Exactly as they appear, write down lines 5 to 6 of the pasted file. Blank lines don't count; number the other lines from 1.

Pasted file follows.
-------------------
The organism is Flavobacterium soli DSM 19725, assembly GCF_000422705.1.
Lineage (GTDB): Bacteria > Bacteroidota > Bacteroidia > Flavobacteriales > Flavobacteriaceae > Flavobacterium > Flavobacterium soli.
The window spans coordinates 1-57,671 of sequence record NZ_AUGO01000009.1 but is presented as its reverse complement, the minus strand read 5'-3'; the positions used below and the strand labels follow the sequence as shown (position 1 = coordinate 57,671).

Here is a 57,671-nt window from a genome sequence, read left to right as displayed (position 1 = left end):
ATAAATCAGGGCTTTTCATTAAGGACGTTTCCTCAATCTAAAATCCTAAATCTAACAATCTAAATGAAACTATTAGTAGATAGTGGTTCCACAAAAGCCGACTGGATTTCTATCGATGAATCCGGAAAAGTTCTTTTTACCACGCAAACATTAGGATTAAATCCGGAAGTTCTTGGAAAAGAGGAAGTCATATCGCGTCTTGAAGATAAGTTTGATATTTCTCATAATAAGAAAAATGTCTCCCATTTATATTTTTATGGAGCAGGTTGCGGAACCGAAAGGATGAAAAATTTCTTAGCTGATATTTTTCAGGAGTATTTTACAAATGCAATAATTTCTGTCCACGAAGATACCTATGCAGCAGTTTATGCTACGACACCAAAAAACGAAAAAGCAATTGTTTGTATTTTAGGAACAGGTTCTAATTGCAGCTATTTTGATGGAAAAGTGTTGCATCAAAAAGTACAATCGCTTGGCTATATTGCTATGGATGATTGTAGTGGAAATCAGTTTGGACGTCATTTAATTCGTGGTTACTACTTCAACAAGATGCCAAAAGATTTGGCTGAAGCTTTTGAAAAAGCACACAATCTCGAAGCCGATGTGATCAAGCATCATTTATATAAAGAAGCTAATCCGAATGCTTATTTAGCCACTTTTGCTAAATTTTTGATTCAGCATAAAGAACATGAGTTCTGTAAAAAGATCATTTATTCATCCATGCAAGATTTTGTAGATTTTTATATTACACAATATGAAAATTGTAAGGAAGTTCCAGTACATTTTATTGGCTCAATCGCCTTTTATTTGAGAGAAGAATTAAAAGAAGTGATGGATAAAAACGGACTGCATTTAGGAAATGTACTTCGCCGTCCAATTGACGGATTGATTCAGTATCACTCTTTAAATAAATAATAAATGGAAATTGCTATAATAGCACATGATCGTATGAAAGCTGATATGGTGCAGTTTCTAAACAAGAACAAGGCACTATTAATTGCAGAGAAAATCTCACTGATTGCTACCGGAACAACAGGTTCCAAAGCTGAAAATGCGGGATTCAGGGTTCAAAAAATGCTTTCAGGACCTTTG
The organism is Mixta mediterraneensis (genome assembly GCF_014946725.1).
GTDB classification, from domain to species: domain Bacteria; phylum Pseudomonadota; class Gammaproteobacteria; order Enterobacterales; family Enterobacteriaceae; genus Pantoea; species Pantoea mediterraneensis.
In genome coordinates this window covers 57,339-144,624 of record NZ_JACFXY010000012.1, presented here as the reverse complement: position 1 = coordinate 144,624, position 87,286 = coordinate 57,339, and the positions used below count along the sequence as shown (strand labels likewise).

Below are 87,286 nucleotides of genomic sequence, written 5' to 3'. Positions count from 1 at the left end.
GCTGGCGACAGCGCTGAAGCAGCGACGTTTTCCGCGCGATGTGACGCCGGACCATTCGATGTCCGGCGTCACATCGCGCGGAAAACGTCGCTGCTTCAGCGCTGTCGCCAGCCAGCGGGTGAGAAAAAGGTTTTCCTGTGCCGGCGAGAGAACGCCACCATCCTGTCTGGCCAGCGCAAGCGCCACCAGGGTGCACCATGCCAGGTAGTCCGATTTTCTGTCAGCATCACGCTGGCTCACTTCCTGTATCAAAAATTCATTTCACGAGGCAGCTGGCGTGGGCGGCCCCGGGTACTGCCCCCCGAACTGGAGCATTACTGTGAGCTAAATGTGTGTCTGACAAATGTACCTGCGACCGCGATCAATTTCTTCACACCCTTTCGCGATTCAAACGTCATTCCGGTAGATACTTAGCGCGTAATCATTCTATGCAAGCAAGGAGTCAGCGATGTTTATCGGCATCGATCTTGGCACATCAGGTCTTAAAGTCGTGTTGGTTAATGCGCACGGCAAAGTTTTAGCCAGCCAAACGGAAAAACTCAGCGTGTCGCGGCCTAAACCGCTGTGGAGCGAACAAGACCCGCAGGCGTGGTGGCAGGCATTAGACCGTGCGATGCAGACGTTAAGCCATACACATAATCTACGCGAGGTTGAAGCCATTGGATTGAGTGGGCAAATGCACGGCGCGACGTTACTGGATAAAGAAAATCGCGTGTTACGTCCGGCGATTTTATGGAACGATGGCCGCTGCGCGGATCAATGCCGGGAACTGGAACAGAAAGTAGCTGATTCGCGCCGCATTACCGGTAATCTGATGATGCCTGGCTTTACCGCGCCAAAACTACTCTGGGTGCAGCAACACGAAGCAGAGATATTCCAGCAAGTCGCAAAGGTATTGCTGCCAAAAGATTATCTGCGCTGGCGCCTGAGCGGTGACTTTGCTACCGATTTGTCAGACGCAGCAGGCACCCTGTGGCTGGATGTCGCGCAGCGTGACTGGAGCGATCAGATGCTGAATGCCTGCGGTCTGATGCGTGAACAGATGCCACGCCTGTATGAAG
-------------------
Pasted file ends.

ATAAATCAGGGCTTTTCATTAAGGACGTTTCCTCAATCTAAAATCCTAAATCTAACAATCTAAATGAAACTATTAGTAGATAGTGGTTCCACAAAAGCCGACTGGATTTCTATCGATGAATCCGGAAAAGTTCTTTTTACCACGCAAACATTAGGATTAAATCCGGAAGTTCTTGGAAAAGAGGAAGTCATATCGCGTCTTGAAGATAAGTTTGATATTTCTCATAATAAGAAAAATGTCTCCCATTTATATTTTTATGGAGCAGGTTGCGGAACCGAAAGGATGAAAAATTTCTTAGCTGATATTTTTCAGGAGTATTTTACAAATGCAATAATTTCTGTCCACGAAGATACCTATGCAGCAGTTTATGCTACGACACCAAAAAACGAAAAAGCAATTGTTTGTATTTTAGGAACAGGTTCTAATTGCAGCTATTTTGATGGAAAAGTGTTGCATCAAAAAGTACAATCGCTTGGCTATATTGCTATGGATGATTGTAGTGGAAATCAGTTTGGACGTCATTTAATTCGTGGTTACTACTTCAACAAGATGCCAAAAGATTTGGCTGAAGCTTTTGAAAAAGCACACAATCTCGAAGCCGATGTGATCAAGCATCATTTATATAAAGAAGCTAATCCGAATGCTTATTTAGCCACTTTTGCTAAATTTTTGATTCAGCATAAAGAACATGAGTTCTGTAAAAAGATCATTTATTCATCCATGCAAGATTTTGTAGATTTTTATATTACACAATATGAAAATTGTAAGGAAGTTCCAGTACATTTTATTGGCTCAATCGCCTTTTATTTGAGAGAAGAATTAAAAGAAGTGATGGATAAAAACGGACTGCATTTAGGAAATGTACTTCGCCGTCCAATTGACGGATTGATTCAGTATCACTCTTTAAATAAATAATAAATGGAAATTGCTATAATAGCACATGATCGTATGAAAGCTGATATGGTGCAGTTTCTAAACAAGAACAAGGCACTATTAATTGCAGAGAAAATCTCACTGATTGCTACCGGAACAACAGGTTCCAAAGCTGAAAATGCGGGATTCAGGGTTCAAAAAATGCTTTCAGGACCTTTG
The organism is Mixta mediterraneensis (genome assembly GCF_014946725.1).